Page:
Lawson and Faried, like many Nuggets players, were vocal in their support of Melvin Hunt after he took over the coaching job on an interim basis from the fired Brian Shaw, with whom Lawson had reportedly clashed. Lawson told Kyler in March that Hunt was “giving everybody confidence” and had all the Nuggets on the same page. Christopher Dempsey of The Denver Post wrote around the same time that Faried was particularly ecstatic about Hunt and that he and his teammates would vote unanimously to remove Hunt’s interim tag and formally make him the team’s coach. Kyler writes in his latest piece that major changes to the roster might nonetheless bode well for Hunt’s chances of staying in the job, since Nuggets management sees him as a viable head man for a rebuilding team. Hunt’s chances of keeping the job have improved of late, as Marc Stein of ESPN.com reported last week. Team president Josh Kroenke  said last week that a “period of transition” was on its way and that the club would take an “aggressive” approach to finding the roster it wants.

Some within the Nuggets organization weren’t on board with the Faried extension, as Kevin Arnovitz of ESPN.com reported in November, a few weeks after the deal was signed. Arnovitz added that Nuggets brass consented to the extension in part because of the positive publicity it would generate, in spite of their doubts about Faried’s ability. The Nuggets were nonetheless hesitant to include Faried or Lawson in trades as of January, as Chris Mannix of SI.com wrote then, though people around the league sensed as the trade deadline approached that the Nuggets would part with them for a strong offer, according to Grantland’s Zach Lowe. The Celtics and Nuggets engaged in exploratory Lawson talks, as Lowe reported at the same time.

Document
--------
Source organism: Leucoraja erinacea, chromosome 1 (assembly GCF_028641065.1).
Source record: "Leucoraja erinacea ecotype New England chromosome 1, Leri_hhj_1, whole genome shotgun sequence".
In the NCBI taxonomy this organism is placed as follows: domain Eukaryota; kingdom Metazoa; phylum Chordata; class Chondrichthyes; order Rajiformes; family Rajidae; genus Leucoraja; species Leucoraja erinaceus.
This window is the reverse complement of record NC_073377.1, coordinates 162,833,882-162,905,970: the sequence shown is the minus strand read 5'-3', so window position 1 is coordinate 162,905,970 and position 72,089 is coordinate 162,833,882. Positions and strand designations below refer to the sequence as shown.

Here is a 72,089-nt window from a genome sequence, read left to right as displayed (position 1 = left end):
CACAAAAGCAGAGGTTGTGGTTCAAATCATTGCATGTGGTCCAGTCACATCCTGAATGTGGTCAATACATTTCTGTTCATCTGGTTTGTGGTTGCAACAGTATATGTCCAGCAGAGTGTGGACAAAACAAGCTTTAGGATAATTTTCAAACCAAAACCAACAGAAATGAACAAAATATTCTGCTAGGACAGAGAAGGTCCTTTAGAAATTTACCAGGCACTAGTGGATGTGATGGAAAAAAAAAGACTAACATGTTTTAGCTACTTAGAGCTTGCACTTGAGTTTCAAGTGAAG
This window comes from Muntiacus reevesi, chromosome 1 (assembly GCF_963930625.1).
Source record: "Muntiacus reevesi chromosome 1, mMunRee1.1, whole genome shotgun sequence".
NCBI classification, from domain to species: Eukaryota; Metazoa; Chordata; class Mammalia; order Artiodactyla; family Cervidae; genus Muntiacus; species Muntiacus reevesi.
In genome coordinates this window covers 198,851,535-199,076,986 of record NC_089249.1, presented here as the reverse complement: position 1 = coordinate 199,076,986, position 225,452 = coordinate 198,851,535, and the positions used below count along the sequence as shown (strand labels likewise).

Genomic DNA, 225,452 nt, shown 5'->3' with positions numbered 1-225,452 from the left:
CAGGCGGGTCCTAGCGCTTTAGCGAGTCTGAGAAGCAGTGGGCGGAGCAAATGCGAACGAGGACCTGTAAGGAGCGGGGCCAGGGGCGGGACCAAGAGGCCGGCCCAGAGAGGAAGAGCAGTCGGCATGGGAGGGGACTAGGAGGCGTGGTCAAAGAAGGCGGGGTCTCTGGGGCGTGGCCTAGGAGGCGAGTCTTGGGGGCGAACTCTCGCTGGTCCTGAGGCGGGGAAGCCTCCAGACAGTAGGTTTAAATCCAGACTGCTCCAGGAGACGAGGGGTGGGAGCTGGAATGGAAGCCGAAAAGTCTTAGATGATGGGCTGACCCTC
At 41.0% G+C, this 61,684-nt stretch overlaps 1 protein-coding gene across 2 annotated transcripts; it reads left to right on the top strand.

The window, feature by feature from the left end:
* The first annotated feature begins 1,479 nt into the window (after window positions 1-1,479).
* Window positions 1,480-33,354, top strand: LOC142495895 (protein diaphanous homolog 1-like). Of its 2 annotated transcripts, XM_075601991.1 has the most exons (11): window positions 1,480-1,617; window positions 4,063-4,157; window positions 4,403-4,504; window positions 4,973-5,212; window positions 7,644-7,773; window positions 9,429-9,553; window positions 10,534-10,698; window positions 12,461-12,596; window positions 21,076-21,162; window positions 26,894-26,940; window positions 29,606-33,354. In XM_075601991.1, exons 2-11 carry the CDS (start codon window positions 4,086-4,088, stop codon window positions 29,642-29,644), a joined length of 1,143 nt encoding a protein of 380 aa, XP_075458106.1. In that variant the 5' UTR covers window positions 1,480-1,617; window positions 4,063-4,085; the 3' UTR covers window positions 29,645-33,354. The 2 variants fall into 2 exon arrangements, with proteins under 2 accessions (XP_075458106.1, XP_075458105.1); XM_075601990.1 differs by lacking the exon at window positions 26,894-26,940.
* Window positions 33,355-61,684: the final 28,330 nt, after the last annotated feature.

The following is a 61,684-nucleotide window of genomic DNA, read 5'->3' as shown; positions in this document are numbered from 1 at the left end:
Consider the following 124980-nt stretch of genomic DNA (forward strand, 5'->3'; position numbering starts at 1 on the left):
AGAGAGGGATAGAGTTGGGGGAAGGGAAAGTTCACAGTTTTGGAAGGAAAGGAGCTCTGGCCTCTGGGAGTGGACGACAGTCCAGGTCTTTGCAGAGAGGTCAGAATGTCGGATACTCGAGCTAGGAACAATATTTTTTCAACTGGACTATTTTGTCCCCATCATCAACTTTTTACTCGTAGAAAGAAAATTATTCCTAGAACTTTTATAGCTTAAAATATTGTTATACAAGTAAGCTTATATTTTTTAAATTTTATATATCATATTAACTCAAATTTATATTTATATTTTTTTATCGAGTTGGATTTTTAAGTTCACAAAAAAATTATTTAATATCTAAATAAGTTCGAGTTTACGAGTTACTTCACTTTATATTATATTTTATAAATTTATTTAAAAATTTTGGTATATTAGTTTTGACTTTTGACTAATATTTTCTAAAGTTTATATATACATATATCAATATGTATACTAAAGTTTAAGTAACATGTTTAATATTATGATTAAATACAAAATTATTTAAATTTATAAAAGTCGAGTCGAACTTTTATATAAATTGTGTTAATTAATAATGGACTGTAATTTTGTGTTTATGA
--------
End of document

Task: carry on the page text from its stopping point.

The Mavs and Lawson have mutual interest, as Kyler reported Monday, though Lawson has two more seasons left on his contract, so the Nuggets have leverage. Kings coach George Karl would love it if Sacramento traded for his old point guard, a person close to Karl told Bleacher Report’s Howard Beck, as Beck wrote in February. Lowe heard at the deadline that Denver wanted multiple first-round picks if it was to relinquish the former 18th overall pick. That was in spite of the tension and frustration between Lawson and the Nuggets organization that Alex Kennedy of Basketball Insiders reported, as well as GM Tim Connelly‘s call, shortly after the deadline, for Lawson to “grow up.”

Northwest Notes: Nuggets, Wolves, Batum

The centerpieces for the Nuggets appear to be Danilo Gallinari and Jusuf Nurkic, as Mark Kiszla of The Denver Post sees it, and Kiszla finds it reasonable that the team will talk this summer about trading Ty Lawson, Kenneth Faried, or both. In any case, team president Josh Kroenke made it clear to Kiszla and fellow Post scribe Christopher Dempsey that he intends a strong push to find a star.